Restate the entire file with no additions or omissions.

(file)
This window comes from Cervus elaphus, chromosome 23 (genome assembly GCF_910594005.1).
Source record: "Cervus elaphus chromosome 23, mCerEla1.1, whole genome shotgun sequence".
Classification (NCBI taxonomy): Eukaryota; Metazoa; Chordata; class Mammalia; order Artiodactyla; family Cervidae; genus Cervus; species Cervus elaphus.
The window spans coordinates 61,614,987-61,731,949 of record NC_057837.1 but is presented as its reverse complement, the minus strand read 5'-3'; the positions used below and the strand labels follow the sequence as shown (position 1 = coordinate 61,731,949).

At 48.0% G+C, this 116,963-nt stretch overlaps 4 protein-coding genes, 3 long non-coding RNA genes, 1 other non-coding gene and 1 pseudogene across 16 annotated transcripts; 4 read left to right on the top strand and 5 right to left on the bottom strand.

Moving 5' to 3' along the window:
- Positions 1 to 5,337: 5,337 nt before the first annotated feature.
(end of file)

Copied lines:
This window comes from Cervus elaphus, chromosome 23 (genome assembly GCF_910594005.1).
Source record: "Cervus elaphus chromosome 23, mCerEla1.1, whole genome shotgun sequence".
Classification (NCBI taxonomy): Eukaryota; Metazoa; Chordata; class Mammalia; order Artiodactyla; family Cervidae; genus Cervus; species Cervus elaphus.
The window spans coordinates 61,614,987-61,731,949 of record NC_057837.1 but is presented as its reverse complement, the minus strand read 5'-3'; the positions used below and the strand labels follow the sequence as shown (position 1 = coordinate 61,731,949).

At 48.0% G+C, this 116,963-nt stretch overlaps 4 protein-coding genes, 3 long non-coding RNA genes, 1 other non-coding gene and 1 pseudogene across 16 annotated transcripts; 4 read left to right on the top strand and 5 right to left on the bottom strand.

Moving 5' to 3' along the window:
- Positions 1 to 5,337: 5,337 nt before the first annotated feature.